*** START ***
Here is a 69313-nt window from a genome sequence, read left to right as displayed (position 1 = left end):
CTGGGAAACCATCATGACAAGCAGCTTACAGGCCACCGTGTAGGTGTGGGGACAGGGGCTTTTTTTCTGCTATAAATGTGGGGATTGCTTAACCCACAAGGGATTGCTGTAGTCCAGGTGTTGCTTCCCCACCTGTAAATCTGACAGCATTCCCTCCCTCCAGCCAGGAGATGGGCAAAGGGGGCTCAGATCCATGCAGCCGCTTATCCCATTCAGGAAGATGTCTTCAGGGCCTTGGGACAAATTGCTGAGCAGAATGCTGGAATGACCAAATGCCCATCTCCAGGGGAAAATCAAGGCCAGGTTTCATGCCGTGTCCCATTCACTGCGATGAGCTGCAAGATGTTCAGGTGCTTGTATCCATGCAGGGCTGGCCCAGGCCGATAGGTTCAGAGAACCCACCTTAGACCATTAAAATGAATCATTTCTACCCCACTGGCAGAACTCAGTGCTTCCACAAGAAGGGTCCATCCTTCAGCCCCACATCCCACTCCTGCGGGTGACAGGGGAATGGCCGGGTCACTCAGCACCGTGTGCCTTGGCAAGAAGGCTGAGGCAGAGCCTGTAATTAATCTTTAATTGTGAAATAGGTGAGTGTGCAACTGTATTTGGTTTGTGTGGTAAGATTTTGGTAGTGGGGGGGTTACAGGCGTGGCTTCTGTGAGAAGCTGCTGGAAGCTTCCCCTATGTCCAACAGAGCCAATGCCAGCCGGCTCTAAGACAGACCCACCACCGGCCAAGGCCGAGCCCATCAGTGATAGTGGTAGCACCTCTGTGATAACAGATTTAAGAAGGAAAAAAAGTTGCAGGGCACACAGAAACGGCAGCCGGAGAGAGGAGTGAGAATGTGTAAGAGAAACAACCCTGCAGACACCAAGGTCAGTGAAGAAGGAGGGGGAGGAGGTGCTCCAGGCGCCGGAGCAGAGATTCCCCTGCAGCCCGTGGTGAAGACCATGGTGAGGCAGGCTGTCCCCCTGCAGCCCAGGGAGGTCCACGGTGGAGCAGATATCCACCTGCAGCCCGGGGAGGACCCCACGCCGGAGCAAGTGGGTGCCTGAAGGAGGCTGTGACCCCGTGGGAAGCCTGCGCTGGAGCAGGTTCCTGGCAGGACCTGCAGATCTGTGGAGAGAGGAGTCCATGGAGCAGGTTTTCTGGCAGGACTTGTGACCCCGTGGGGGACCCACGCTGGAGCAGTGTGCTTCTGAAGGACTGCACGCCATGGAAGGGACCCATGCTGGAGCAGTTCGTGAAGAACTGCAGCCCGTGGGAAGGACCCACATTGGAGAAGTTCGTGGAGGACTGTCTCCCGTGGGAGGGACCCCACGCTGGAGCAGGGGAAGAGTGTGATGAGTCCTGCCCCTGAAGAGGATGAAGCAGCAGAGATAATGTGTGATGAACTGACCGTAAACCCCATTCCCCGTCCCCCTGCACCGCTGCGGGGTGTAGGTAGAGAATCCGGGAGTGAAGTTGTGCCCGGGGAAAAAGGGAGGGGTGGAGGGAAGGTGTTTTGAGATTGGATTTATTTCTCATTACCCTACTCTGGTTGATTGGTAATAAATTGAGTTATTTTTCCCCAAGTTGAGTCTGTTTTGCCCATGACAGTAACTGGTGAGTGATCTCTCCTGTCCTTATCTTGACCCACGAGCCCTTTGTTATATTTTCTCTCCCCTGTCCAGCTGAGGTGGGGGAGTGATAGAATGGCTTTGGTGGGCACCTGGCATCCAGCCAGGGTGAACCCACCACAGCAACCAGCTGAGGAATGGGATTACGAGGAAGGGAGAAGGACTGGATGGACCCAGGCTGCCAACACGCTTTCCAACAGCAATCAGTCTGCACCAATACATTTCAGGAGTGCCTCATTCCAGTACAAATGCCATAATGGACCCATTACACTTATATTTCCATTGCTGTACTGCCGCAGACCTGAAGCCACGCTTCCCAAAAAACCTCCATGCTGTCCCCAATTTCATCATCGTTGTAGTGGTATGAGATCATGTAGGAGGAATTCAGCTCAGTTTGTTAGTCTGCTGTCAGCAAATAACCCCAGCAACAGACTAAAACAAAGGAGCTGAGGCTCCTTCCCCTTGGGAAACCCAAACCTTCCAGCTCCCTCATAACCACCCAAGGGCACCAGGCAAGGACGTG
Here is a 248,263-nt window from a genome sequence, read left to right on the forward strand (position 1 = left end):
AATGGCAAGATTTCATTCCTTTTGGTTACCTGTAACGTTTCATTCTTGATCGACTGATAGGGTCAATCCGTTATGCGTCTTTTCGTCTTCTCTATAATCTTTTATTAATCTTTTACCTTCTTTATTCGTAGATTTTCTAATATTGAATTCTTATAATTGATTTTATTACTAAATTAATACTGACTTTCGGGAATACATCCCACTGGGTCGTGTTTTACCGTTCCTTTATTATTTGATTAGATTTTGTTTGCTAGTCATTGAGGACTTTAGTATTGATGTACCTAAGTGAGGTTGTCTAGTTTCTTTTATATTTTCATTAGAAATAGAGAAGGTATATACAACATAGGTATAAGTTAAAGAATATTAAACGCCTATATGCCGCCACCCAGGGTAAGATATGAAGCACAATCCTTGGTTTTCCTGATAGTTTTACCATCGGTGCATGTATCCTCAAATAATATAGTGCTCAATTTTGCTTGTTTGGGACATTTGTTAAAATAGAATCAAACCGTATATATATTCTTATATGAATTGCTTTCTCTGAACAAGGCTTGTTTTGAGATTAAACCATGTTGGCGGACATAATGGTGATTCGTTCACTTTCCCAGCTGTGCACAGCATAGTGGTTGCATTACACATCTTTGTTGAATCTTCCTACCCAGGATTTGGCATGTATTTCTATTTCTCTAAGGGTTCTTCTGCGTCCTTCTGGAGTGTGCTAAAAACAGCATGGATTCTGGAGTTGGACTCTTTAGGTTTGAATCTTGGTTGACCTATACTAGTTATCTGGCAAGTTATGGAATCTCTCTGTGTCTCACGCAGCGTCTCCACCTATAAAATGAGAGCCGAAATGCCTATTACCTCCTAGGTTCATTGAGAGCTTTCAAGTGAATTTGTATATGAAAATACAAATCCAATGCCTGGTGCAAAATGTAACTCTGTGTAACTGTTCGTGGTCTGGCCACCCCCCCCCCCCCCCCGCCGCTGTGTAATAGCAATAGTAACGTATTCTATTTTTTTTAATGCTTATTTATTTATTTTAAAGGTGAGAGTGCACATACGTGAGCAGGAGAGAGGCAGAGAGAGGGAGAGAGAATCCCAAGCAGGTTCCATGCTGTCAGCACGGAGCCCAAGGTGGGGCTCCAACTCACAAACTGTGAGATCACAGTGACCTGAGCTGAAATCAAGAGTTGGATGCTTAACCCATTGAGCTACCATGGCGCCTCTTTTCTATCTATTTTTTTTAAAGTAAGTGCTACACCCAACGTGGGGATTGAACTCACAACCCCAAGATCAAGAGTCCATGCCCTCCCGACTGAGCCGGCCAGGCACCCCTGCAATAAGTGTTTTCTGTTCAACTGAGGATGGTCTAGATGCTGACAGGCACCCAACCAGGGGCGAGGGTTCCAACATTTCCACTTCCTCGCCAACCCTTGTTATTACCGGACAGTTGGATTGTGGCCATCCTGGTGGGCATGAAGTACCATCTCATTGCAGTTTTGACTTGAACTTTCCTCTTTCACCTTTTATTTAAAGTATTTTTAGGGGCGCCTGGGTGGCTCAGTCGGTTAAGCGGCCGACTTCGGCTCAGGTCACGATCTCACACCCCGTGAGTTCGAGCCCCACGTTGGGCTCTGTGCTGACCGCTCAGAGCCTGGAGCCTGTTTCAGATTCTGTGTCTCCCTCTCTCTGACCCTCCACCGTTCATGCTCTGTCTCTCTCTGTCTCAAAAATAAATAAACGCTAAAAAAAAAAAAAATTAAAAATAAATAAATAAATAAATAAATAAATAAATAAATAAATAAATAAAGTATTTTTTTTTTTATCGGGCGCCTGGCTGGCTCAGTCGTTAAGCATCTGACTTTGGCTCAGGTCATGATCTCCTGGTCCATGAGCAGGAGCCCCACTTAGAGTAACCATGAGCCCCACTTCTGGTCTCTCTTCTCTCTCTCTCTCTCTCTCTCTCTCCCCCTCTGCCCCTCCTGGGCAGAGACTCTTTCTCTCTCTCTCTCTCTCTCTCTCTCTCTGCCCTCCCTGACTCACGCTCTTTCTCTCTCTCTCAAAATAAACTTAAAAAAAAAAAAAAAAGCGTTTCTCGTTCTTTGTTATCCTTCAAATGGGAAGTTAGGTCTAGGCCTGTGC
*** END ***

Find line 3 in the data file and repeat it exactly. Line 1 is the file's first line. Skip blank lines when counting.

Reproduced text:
Here is a 248,263-nt window from a genome sequence, read left to right on the forward strand (position 1 = left end):